HC Deb 17 February 1982 vol 18 cc275-6
10. Mr. Douglas-Mann

asked the Secretary of State for the Environment by what criteria he assesses the need for public sector housing; and what assessment he has made of such need in England and Wales for the years 1982–83 and 1983–84.

Mr. Stanley

I refer the hon. Gentleman to the Government's views on assessment of need and demand for housing set out in its replies to the first and third reports from the Environment Committee.

Mr. Douglas-Mann

Is that not another way of saying that the Department has no interest in ascertaining the extent of the need, as its reply to the Environment Committee certainly gave no such information? Would it not be more honest for the Government to say that they do not collect the information because they do not wish to know, that they are not interested in the 500, 000 or more families who are homeless or in acute housing need, and do not care about them because they are not likely to vote Conservative in any case?

Mr. Stanley

The hon. Gentleman will be aware that, through a system initiated by the Government of the party that he previously supported, we collect annually from each local authority, through the HIP system, its assessment of housing need. The somewhat speculative nature of the assessments of demand and need to which the hon. Gentleman refers was amply borne out by the Labour Government's experience, as, although their Green Paper was published in June 1977, its projections for public sector completions were met neither in 1978 nor in 1979.

Mr. Denis Howell

Does the Minister accept the conclusion of the 1980 study group that 125, 000 houses are required this year to deal with homelessness and disrepair, and that the rate of obsolescence is now estimated to increase to some 90, 000 per year? Is he aware that that means that the number of people who are inadequately housed will increase by one-third to 4 million by the end of the decade? If that is so, do not the figure of 21, 000 that he has announced and last year's figure of 36, 000the lowest ever recorded—constitute a gross obscenity and an increase in human misery and despair that no Government should tolerate? How does he intend to reverse that disastrous position?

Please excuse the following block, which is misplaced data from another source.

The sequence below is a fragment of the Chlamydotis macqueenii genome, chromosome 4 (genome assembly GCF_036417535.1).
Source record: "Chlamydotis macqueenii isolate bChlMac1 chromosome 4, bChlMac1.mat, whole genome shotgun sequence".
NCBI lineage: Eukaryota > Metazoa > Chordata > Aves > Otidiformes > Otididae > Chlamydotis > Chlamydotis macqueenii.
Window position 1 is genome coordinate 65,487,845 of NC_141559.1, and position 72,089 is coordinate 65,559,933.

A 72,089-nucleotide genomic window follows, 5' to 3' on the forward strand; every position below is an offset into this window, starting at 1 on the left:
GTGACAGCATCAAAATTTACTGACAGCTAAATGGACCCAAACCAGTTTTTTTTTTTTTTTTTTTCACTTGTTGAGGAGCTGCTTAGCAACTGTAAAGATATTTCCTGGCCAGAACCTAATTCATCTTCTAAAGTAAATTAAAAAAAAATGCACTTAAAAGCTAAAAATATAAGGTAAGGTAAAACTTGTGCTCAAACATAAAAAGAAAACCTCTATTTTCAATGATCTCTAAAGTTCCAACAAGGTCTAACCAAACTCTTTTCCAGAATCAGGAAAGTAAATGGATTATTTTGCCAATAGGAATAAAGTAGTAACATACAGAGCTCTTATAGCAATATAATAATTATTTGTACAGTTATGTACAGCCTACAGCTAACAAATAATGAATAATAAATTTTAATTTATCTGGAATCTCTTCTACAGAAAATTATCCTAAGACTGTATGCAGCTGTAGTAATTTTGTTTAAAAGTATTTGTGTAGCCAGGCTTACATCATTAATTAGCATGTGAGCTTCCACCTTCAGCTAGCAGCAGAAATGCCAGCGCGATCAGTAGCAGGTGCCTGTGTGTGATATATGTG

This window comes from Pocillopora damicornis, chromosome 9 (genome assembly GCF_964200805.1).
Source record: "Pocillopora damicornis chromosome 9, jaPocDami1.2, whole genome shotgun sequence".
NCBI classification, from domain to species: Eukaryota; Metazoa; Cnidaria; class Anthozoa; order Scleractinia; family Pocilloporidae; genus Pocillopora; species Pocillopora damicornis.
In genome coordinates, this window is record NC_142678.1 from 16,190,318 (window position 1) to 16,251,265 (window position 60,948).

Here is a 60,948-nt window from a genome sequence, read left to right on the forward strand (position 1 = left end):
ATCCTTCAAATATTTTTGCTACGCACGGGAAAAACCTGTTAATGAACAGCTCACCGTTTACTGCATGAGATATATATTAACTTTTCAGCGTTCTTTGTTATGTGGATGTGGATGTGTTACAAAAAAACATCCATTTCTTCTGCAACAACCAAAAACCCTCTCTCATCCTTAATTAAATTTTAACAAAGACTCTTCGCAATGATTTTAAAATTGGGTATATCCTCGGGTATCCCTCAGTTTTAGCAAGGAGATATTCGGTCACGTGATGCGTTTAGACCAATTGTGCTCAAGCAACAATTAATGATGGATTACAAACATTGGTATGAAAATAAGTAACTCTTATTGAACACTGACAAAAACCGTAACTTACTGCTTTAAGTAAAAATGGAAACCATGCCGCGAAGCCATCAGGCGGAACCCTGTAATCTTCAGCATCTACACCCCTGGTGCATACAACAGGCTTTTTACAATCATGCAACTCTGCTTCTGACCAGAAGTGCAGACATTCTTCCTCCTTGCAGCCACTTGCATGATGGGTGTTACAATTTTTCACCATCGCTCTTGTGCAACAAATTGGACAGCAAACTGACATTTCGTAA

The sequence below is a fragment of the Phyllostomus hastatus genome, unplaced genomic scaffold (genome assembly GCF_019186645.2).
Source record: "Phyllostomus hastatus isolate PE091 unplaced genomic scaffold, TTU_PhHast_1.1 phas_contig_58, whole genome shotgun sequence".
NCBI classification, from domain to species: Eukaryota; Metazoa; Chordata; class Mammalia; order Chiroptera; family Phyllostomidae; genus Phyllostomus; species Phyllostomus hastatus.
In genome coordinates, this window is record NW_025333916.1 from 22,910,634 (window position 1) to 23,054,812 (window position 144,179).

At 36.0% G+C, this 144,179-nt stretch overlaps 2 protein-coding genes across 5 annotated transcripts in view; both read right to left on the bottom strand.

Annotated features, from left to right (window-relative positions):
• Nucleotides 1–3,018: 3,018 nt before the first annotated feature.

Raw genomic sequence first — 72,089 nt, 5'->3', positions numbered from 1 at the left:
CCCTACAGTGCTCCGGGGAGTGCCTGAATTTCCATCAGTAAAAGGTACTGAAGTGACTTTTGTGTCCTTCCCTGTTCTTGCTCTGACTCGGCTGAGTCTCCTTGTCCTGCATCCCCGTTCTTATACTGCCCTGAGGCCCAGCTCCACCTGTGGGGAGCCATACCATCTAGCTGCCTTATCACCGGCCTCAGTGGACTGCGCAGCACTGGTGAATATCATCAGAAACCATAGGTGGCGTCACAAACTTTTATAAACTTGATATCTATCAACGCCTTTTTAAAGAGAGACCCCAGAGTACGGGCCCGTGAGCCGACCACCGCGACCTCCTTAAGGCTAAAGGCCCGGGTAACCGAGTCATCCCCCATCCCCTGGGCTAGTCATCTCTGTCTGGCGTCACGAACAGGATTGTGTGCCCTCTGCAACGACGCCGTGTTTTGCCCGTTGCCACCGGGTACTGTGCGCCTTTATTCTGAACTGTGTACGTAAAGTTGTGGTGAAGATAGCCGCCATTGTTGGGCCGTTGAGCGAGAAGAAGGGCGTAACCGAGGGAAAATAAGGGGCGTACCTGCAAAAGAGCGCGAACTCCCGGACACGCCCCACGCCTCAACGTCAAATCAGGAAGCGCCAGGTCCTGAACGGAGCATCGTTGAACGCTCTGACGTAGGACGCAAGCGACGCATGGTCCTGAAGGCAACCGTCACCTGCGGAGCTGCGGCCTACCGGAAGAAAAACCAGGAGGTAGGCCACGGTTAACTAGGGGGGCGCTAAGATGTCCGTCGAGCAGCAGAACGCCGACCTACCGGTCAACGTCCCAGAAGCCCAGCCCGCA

Mr. Stanley

The first necessity is for local authorities throughout England to spend the allocations made available to them. As my right hon. Friend the Secretary of State has said, substantial numbers of local authorities seem unlikely to spend in full their allocation plus their housing capital receipts in the current financial year. I hope that they will devote the maximum attention to ensuring that they use those funds in full and also take advantage of the increase by a further 3 per cent. in real terms in gross provision for local authority housing capital expenditure next year.

Mr. Dubs

Will the Minister ensure that before the Secretary of State goes to Wandsworth on Friday, presumably to investigate housing problems there, he examines a publication produced by a member of his Department—the inspector who reported on the Wandsworth borough plan—which states that the council's policy of selling council houses is severely prejudicial to the interests of the poorest families 1n the community and is liable to contribute to social unrest?

Mr. Stanley

I am sure that my right hon. Friend will consider any relevant documents. Whether that document is relevant to his visit, I am not sure.